# 9.2: How to question

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## Why Question?

The purposes of questioning

Teachers ask questions for a number of reasons, the most common of which are

• to interest, engage and challenge students
• to check on prior knowledge and understanding
• to stimulate recall, mobilizing existing knowledge and experience in order to create new understanding and meaning
• to focus students’ thinking on key concepts and issues
• to help students to extend their thinking from the concrete and factual to the analytical and evaluative
• to lead students through a planned sequence which progressively establishes key understandings
• to promote reasoning, problem solving, evaluation and the formulation of hypotheses
• to promote students’ thinking about the way they have learned

Teachers ask questions for a number of reasons, the most common of which are

Closed questions, which have one clear answer, are useful to check understanding during explanations and in recap sessions. If you want to check recall, then you are likely to ask a fairly closed question, for example ‘What is the grid reference for Great Malvern?’ or ‘What do we call this type of text?’

On the other hand, if you want to help students develop higher-order thinking skills, you will need to ask more open questions that allow students to give a variety of acceptable responses. During class discussions and debriefings, it is useful to ask open questions, for example ‘Which of these four sources were most useful in helping with this inquiry?’, ‘Given all the conflicting arguments, where would you build the new superstore?’, ‘What do you think might affect the size of the current in this circuit?’

Questioning is sometimes used to bring a student’s attention back to the task in hand, for example ‘What do you think about that, Peter?’ or ‘Do you agree?’ (Adapted from Types Of Question, section Why).

2.1 A Common Classroom Sequence

A striking insight provided by classroom research is that much talk between teachers and their students has the following pattern: a teacher’s question, a student’s response, and then an evaluative comment by the teacher. This is described as an Initiation-Response-Feedback exchange, or IRF. Here’s an example

I – Teacher – What’s the capital city of Argentina?

R – Pupil – Buenos Aires

F – Teacher – Yes, well done

This pattern was first pointed out in the 1970s by the British researchers Sinclair and Coulthard. Their original research was reported in: Sinclair, J. and Coulthard, M. (1975) Towards an Analysis of Discourse: the English used by Teachers and Pupils. London: Oxford University Press.

Sinclair and Coulthard’s research has been the basis for extended debates about whether or not teachers should ask so many questions to which they already know the answer; and further debate about the range of uses and purposes of IRF in working classrooms. Despite all this, it seems that many teachers (even those who have qualified in recent decades) have not heard of it. Is this because their training did not include any examination of the structures of classroom talk – or because even if it did, the practical value of such an examination was not made clear?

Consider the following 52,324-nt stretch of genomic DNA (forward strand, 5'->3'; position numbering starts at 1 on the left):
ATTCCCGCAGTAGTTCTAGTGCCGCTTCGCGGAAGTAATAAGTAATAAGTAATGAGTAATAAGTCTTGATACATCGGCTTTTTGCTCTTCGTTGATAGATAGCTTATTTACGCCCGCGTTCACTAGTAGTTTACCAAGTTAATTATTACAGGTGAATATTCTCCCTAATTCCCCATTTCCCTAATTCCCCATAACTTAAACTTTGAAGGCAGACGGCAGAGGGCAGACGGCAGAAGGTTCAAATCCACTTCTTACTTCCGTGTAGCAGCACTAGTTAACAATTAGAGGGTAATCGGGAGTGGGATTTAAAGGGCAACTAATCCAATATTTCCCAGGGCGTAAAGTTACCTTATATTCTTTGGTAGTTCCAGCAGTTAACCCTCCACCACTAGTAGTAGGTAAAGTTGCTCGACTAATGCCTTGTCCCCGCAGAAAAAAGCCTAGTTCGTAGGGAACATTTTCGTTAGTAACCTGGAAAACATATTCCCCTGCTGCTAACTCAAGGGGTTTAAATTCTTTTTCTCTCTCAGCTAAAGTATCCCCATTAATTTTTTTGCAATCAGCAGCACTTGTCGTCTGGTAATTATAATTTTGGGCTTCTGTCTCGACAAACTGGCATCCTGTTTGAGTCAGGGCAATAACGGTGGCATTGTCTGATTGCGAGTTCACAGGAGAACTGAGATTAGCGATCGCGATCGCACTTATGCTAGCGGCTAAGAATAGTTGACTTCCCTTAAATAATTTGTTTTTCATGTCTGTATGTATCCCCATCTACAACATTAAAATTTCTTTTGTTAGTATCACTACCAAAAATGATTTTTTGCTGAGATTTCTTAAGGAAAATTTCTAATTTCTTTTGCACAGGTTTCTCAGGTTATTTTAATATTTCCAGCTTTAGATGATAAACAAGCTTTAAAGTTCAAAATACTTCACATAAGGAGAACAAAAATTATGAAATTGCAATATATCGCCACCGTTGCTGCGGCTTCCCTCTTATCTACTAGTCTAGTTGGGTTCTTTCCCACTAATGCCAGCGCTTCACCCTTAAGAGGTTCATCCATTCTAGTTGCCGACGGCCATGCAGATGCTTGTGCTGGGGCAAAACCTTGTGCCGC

A teacher’s professional development (and, indeed, the development of members of any profession) should involve the gaining of critical insights into professional practice – to learn to see behind the ordinary, the taken for granted, and to question the effectiveness of what is normally done. Recognizing the inherent structure of teacher-student talk is a valuable step in that direction. Student teachers need to see how they almost inevitably converge on other teachers’ style and generate the conventional patterns of classroom talk.

By noting this, they can begin to consider what effects this has on student participation in class. There is nothing wrong with the use of IRFs by teachers, but question-and-answer routines can be used both productively and unproductively. (Adapted from The Importance of Speaking and Listening, section IRF). (ORBIT)

Professor Robyn Gillies, from The University of Queensland, explores some questioning techniques and strategies that can support deep learning.

Example questions that promote dialogical discourse include things like:

• On one hand you’re telling me this, but on the other hand you’re saying something quite different.
• I wonder how these two positions could be reconciled?
• Can you explain that another way?
• Tell us again what you meant by …?
• Have you considered looking at it this way What might this or that type of person think about that?

These kinds of questions are designed to challenge students’ thinking and encourage them to think about things in different ways. By creating a state of cognitive dissonance in students, they have to reconsider their thinking.

Questions that scaffold students thinking might include things like:

• Have you considered using different descriptors in your search for the information you need?
• Why don’t you try brainstorming some of the problems and how could you solve them?

Both types of questions are used interchangeably to help students clarify their thoughts and think more deeply about issues.

(UQx:LEARNx Deep Learning Through Transformative Pedagogy)

In this next video Professor John Hattie, from the University of Melbourne, elaborates on our understanding of why questions are an essential component of developing self-regulated learners.